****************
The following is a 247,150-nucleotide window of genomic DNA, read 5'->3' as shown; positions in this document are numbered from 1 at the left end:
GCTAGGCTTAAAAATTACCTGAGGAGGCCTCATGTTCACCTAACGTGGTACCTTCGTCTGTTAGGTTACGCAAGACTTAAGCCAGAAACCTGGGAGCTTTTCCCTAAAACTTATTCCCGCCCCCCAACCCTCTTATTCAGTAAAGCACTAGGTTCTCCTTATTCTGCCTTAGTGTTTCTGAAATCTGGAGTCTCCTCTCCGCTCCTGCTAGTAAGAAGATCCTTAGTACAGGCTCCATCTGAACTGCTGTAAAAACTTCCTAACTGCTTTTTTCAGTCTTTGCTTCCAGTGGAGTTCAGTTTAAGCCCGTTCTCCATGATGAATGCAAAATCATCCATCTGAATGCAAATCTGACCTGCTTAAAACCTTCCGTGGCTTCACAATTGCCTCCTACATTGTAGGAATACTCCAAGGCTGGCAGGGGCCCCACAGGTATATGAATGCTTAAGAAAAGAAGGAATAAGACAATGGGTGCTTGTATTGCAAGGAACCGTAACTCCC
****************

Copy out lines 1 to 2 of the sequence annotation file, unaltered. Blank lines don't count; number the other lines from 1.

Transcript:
The following is a 247,150-nucleotide window of genomic DNA, read 5'->3' as shown; positions in this document are numbered from 1 at the left end:
GCTAGGCTTAAAAATTACCTGAGGAGGCCTCATGTTCACCTAACGTGGTACCTTCGTCTGTTAGGTTACGCAAGACTTAAGCCAGAAACCTGGGAGCTTTTCCCTAAAACTTATTCCCGCCCCCCAACCCTCTTATTCAGTAAAGCACTAGGTTCTCCTTATTCTGCCTTAGTGTTTCTGAAATCTGGAGTCTCCTCTCCGCTCCTGCTAGTAAGAAGATCCTTAGTACAGGCTCCATCTGAACTGCTGTAAAAACTTCCTAACTGCTTTTTTCAGTCTTTGCTTCCAGTGGAGTTCAGTTTAAGCCCGTTCTCCATGATGAATGCAAAATCATCCATCTGAATGCAAATCTGACCTGCTTAAAACCTTCCGTGGCTTCACAATTGCCTCCTACATTGTAGGAATACTCCAAGGCTGGCAGGGGCCCCACAGGTATATGAATGCTTAAGAAAAGAAGGAATAAGACAATGGGTGCTTGTATTGCAAGGAACCGTAACTCCC